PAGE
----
Kantar Media Newsroom: Can You Believe it’s Time for Cannes?

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Can You Believe it’s Already Cannes?

Tripping over Twitter ads

Twitter and its in-house creative team decided to buy up anything that would stand still at this week’s Cannes festival. Using a World Cup theme, “The campaign leans on Twitter's ‘What's Happening’ tagline, which the company has used in marketing for two years, a nod to its role in the daily cultural conversation. Twitter also plans to use Cannes as a showcase for design changes it just made to the platform. This week, Twitter revealed updates to the user experience that are meant to help people find tweets and videos that are most relevant to them.” To say that social media platforms, including Twitter, have had a rough go of it for the last year is an understatement, but Twitter itself has been able to make a statement at Cannes after winning a grand Prix for an outdoor campaign last year. “This year, Twitter is coming to Cannes on more confident footing than it has been in years past; the company is riding on growing momentum in its ad business. In the first quarter, Twitter's ad revenue rose 21 percent year-over-year to $575 million, and the company was profitable for the second consecutive quarter with net income of $61 million. What a difference a year makes: During the same period from 2017, Twitter's ad revenue dropped 11 percent year-over-year, and the company posted a net loss of $62 million.”

Ogilvy’s 20 by 2020

Ahhh numbers. We love to confuse with numbers. Fortunately in this case, it is great news for female creatives throughout the globe, as Ogilvy has pledged to hire 20 women for senior creative roles worldwide. Tham Khai Meng – Ogilvy’s CCO made the announcement at Cannes, linking the agency with the 3% Movement, started by Kat Gordon. Khai stated, “’obviously this is the right thing for us to do, but it also makes business sense. Diversity will improve the work. But the trick is to hire the right senior creative women. Our industry is so competitive; the women themselves have to be great.’” In case you haven’t heard of the mission, “Gordon founded the 3% Conference in the US in 2012. The name was inspired by the then fact that just 3% of creative directors were women and the 3% Movement's mission is to bring that number up to 50%.”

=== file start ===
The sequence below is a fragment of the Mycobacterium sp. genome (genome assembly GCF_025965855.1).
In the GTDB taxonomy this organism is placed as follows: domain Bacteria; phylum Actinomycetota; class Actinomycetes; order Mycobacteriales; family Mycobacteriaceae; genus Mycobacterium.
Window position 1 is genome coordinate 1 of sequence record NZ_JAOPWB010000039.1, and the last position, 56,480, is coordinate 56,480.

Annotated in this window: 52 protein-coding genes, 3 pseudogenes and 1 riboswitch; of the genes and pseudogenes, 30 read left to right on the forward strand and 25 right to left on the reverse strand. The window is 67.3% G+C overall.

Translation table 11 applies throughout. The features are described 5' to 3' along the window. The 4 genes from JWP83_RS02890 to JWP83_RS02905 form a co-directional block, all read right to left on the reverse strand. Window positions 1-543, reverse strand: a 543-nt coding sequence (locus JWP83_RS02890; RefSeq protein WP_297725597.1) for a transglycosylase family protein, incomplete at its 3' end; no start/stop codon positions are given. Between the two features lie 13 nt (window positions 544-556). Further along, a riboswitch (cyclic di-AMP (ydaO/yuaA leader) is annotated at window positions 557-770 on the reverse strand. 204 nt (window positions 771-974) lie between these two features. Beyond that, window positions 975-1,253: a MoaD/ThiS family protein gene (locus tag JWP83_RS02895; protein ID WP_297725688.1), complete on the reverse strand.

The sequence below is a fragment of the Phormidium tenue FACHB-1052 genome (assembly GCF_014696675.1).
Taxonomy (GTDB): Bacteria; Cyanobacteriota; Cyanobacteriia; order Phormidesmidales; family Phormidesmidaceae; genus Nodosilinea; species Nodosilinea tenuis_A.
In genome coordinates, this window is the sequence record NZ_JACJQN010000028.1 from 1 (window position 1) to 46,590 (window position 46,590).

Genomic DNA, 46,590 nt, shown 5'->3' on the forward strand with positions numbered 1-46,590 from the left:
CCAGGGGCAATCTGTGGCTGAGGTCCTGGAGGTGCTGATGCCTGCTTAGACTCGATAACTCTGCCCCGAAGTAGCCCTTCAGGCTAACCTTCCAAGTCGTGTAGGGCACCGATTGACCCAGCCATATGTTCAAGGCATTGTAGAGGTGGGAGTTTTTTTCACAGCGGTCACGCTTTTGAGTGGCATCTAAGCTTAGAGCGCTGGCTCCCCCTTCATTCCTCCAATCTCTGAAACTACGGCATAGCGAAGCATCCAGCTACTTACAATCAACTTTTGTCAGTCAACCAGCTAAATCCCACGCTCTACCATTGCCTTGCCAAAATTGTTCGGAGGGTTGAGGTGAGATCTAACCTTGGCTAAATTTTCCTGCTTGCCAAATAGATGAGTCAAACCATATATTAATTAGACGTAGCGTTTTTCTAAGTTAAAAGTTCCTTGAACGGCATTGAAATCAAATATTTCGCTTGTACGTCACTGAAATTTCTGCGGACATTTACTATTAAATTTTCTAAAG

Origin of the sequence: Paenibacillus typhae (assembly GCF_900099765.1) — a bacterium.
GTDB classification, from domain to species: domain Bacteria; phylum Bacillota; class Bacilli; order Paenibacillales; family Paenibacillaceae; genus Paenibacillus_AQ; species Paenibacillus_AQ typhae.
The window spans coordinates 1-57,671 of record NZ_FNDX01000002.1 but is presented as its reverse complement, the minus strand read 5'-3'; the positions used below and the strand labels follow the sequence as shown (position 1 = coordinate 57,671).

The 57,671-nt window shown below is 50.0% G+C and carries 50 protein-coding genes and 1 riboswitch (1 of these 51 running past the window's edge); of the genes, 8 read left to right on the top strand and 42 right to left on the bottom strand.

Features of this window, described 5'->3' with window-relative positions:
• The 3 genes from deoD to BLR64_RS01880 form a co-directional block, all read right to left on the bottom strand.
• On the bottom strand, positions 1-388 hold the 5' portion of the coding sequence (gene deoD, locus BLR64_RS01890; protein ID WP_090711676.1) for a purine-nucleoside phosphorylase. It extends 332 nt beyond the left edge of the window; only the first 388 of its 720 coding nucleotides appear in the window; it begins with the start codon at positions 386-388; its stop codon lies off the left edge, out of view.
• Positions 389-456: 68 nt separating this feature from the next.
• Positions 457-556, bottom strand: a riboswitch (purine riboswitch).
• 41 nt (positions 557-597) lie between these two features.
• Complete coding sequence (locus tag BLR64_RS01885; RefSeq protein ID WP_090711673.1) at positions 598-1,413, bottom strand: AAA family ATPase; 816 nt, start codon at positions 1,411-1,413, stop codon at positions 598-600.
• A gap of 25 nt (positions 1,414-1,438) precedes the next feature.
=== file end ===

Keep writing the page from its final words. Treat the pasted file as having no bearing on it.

Lost your Cannes invite in the mail?

Attendance may be down at this year’s creative festival, but fear not, you can still experience all the wonder and amazement with Cannesfaker, a tool that provides all the content you’d need to show that you were there, even if you weren’t. But wait, what’s that? It’s a fake out! Users get redirected to Lifefaker.com, a promotion for Sanctus, supposedly “the world’s first mental health gym.” This is all connected to the “reality” that social media posts and the perceptions they create can lead to mental health issues. Sanctus founder James Routledge wrote, “’Whilst it’s unfair to blame social media completely for poor mental health, there’s a clear link and we only need to look inwards to know there have likely been times when we’ve either been mindlessly scrolling, we’ve felt ourselves comparing ourselves to others or a social media post has triggered something for us.’”

The Power of Social Media

Viral Facebook fundraiser seeks to put together what the government has torn apart

Regardless of your political leaning, the separations taking place at our nation’s border – parents from babies and children, even when seeking asylum – have been heart-wrenching to watch and hear about in the news. One couple in California was so impacted by an image of a toddler crying for her parents that they decided to take action, setting up a Facebook fundraiser to get the $1,500 bond needed to get one of her parents out of detention. Since that first fundraiser was started, roughly $4,000 per minute has poured in to help reconnect these immigrant families. All through Facebook and other social media platforms. Amazing. “The couple chose to raise money for the Refugee and Immigrant Center for Education and Legal Services (RAICES), a nonprofit located in Texas that offers free and low-cost legal services to immigrants and refugees. The original goal of $1,500 was the minimum amount to cover bond fees for one person, according to RAICES. By Tuesday morning, the campaign surpassed $4 million, with more than 96,000 people donating. Its new goal is $5 million.”